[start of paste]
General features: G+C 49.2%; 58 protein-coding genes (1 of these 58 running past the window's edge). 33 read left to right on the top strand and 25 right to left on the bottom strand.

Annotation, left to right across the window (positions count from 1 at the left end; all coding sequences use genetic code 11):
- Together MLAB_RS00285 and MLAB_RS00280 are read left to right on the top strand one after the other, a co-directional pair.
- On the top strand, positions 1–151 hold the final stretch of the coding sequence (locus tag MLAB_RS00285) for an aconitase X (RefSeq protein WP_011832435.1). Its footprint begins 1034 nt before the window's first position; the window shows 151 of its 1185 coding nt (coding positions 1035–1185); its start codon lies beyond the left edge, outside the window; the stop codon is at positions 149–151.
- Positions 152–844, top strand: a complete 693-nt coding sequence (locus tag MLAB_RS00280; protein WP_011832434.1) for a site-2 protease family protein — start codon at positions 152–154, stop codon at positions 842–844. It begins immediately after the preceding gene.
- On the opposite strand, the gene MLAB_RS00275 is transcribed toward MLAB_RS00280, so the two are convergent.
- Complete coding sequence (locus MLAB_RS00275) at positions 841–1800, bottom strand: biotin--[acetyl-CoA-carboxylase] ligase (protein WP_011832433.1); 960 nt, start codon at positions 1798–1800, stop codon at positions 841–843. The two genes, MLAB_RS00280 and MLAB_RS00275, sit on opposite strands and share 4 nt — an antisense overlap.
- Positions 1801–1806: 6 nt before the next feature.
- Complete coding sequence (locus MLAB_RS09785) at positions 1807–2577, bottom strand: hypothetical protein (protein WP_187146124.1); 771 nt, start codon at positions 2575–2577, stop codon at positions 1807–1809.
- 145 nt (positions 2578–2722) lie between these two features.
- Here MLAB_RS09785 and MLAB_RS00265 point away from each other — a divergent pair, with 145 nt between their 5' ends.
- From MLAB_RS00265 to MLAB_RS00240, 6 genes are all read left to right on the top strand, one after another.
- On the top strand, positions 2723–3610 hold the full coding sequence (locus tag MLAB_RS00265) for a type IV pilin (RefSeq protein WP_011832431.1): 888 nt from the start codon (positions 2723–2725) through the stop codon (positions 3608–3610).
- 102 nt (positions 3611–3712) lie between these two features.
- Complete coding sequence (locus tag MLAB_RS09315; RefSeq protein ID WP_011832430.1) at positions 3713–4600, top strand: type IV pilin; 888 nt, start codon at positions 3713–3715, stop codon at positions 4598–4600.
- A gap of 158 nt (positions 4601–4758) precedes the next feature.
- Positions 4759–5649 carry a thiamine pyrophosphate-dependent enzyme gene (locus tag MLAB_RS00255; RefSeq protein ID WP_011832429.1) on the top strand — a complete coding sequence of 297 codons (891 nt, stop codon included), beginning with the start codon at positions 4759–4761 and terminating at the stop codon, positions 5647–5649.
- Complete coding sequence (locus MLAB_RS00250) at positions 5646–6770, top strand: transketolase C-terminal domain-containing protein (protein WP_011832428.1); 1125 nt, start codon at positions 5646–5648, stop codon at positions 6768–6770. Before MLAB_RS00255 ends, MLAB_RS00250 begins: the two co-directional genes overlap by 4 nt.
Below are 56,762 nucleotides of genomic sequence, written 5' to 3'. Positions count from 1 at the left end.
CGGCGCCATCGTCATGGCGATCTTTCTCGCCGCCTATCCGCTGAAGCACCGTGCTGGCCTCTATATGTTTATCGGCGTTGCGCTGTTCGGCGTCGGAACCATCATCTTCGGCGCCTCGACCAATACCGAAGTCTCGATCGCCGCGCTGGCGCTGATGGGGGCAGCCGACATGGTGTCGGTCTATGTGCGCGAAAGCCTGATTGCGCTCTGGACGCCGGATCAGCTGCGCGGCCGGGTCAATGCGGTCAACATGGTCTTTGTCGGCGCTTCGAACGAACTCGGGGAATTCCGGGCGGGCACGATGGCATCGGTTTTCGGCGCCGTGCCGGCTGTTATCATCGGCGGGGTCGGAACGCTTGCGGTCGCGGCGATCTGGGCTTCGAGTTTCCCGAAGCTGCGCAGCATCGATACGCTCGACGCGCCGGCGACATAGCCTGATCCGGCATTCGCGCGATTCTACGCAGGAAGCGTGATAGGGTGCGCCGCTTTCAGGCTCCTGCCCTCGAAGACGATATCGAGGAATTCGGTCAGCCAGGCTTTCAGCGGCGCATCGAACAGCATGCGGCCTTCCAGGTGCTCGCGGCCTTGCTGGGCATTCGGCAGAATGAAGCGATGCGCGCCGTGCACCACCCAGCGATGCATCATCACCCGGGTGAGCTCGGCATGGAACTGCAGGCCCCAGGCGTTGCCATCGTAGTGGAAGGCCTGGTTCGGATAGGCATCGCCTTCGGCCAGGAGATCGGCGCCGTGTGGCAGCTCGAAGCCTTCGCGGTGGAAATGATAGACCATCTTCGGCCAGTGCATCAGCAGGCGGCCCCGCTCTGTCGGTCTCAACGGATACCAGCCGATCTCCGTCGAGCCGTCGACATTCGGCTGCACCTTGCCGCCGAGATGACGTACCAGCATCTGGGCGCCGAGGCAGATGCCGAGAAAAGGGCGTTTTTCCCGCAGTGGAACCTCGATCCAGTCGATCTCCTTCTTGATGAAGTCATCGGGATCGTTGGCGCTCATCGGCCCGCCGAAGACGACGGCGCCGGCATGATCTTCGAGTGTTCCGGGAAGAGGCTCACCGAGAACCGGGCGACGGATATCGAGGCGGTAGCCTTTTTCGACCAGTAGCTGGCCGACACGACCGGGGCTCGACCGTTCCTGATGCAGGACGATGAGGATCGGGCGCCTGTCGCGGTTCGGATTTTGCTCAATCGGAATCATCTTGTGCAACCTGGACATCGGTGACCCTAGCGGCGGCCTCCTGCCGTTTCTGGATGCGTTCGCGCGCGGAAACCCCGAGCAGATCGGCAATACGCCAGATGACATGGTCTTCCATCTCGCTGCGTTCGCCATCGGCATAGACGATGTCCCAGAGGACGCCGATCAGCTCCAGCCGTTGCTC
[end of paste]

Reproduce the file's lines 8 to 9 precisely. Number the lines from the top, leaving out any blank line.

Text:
- Positions 1801–1806: 6 nt before the next feature.
- Complete coding sequence (locus MLAB_RS09785) at positions 1807–2577, bottom strand: hypothetical protein (protein WP_187146124.1); 771 nt, start codon at positions 2575–2577, stop codon at positions 1807–1809.